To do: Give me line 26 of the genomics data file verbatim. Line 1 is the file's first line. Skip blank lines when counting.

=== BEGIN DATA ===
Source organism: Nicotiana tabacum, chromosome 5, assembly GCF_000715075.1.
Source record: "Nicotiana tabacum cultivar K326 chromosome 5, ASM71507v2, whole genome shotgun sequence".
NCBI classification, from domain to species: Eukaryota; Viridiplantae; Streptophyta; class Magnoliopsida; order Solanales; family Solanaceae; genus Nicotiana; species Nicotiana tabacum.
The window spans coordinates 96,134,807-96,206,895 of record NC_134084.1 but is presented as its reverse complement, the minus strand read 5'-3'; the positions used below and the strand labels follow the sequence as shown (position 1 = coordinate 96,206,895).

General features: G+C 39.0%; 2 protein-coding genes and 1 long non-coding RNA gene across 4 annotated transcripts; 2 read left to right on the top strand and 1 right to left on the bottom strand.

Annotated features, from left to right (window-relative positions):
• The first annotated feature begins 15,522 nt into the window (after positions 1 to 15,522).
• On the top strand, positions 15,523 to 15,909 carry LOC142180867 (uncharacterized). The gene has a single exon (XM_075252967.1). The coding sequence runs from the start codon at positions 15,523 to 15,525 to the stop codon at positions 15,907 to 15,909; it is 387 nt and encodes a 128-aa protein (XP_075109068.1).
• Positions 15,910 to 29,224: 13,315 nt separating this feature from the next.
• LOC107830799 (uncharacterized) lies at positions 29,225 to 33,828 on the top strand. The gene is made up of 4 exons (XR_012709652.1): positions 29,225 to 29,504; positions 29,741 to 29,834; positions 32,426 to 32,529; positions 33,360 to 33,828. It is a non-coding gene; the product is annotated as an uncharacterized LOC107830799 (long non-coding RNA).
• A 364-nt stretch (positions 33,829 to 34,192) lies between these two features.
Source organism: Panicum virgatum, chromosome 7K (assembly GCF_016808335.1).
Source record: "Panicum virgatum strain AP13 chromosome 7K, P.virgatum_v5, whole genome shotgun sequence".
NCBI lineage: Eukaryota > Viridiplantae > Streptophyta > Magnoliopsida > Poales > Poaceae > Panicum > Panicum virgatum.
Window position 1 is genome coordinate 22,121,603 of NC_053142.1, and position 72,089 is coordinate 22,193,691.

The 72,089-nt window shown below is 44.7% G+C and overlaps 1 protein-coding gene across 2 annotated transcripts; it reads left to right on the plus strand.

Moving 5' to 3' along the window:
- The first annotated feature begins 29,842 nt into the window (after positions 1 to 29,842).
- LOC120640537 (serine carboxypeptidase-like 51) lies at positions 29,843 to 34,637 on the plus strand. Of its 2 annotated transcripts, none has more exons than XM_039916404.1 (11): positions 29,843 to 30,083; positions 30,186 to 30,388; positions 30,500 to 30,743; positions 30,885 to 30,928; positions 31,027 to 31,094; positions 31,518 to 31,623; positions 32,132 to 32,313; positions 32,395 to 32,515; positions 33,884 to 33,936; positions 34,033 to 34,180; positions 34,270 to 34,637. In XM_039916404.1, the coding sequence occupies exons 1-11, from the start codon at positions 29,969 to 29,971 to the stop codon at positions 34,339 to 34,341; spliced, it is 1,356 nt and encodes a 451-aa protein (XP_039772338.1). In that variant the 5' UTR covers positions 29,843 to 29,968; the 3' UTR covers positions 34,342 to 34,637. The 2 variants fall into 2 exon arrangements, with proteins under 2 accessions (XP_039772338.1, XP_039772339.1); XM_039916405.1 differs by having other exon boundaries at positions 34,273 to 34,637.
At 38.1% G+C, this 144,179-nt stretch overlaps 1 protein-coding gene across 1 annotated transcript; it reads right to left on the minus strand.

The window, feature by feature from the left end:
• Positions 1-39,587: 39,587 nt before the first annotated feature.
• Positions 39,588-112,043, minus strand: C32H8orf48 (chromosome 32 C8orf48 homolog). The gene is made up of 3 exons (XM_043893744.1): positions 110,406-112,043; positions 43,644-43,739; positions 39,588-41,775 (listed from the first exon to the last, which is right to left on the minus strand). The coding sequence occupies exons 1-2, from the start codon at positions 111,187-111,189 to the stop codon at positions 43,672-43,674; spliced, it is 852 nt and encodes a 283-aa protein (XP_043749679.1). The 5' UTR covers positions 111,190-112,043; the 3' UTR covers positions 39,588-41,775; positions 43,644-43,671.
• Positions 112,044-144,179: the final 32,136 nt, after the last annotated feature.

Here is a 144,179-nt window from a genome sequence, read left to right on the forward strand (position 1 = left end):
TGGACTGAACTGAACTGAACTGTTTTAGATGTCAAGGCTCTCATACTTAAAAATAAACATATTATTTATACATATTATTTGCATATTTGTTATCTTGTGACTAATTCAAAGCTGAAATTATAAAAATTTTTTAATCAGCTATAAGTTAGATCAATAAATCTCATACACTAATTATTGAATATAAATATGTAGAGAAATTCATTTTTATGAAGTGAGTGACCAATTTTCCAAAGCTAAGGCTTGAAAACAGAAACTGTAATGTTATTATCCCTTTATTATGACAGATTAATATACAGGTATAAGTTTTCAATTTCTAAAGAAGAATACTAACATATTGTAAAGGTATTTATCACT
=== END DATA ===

TGGACTGAACTGAACTGAACTGTTTTAGATGTCAAGGCTCTCATACTTAAAAATAAACATATTATTTATACATATTATTTGCATATTTGTTATCTTGTGACTAATTCAAAGCTGAAATTATAAAAATTTTTTAATCAGCTATAAGTTAGATCAATAAATCTCATACACTAATTATTGAATATAAATATGTAGAGAAATTCATTTTTATGAAGTGAGTGACCAATTTTCCAAAGCTAAGGCTTGAAAACAGAAACTGTAATGTTATTATCCCTTTATTATGACAGATTAATATACAGGTATAAGTTTTCAATTTCTAAAGAAGAATACTAACATATTGTAAAGGTATTTATCACT